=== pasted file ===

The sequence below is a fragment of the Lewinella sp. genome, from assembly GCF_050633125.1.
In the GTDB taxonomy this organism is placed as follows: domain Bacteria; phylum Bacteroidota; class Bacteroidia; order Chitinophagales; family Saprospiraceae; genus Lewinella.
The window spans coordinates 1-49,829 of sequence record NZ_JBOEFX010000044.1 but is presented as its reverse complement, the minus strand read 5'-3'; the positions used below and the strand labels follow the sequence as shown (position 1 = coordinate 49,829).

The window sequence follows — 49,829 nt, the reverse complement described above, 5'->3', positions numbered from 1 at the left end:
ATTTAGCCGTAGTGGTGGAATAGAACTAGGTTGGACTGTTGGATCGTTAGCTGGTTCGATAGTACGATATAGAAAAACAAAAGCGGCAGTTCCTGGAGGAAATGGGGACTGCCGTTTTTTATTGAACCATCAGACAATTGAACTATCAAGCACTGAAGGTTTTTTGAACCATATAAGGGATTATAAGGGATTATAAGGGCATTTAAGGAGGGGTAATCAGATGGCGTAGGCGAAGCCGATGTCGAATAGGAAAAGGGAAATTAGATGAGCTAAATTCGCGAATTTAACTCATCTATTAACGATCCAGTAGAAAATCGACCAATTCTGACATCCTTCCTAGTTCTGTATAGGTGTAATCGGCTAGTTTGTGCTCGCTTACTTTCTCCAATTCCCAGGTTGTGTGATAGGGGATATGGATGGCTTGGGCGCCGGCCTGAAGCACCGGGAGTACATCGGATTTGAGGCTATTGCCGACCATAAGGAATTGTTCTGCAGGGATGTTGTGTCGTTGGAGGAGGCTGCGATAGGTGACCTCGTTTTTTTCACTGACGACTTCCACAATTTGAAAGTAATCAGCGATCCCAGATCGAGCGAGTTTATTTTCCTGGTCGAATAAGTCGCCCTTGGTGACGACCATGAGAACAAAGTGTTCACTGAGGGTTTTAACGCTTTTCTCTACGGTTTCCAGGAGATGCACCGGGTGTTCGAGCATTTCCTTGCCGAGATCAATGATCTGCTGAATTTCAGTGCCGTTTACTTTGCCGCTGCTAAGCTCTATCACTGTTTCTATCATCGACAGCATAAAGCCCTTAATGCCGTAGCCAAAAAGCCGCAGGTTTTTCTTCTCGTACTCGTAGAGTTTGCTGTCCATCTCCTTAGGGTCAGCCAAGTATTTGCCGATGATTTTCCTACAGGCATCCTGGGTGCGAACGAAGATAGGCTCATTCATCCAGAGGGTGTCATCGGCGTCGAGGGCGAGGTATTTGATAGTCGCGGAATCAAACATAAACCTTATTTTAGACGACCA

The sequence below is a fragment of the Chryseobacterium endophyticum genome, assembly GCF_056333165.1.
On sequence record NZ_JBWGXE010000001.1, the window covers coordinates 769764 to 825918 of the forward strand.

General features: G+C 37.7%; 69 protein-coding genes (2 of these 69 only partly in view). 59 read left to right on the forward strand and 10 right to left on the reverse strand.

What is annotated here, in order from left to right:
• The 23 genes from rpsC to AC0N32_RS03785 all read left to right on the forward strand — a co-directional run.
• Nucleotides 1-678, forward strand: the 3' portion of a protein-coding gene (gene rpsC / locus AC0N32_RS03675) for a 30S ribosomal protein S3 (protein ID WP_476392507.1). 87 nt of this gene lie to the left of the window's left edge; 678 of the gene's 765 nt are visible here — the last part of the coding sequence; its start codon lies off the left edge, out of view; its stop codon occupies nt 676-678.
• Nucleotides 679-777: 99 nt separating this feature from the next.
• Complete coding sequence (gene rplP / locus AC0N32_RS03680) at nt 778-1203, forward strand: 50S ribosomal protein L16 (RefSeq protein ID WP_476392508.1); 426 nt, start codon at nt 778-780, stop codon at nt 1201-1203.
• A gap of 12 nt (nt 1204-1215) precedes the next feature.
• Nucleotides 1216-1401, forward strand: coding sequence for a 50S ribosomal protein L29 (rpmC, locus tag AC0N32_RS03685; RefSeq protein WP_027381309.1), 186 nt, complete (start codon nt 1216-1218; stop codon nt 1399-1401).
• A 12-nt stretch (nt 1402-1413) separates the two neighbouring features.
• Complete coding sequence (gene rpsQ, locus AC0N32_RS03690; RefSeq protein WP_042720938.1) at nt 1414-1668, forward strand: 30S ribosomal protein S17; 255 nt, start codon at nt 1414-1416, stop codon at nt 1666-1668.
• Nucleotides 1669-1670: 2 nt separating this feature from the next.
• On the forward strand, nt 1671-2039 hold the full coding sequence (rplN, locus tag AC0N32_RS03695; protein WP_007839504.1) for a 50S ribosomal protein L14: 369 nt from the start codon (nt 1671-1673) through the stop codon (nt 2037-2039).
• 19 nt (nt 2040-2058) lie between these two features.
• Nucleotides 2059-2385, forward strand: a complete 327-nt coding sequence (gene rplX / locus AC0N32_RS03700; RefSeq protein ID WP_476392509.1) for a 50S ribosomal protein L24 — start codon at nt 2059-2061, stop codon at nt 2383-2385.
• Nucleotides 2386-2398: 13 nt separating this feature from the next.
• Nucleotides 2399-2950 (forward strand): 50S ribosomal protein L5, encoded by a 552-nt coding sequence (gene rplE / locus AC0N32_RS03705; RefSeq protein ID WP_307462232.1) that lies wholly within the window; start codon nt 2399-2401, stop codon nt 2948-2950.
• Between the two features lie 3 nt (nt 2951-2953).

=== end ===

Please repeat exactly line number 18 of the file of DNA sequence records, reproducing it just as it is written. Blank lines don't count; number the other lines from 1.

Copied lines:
• Nucleotides 1669-1670: 2 nt separating this feature from the next.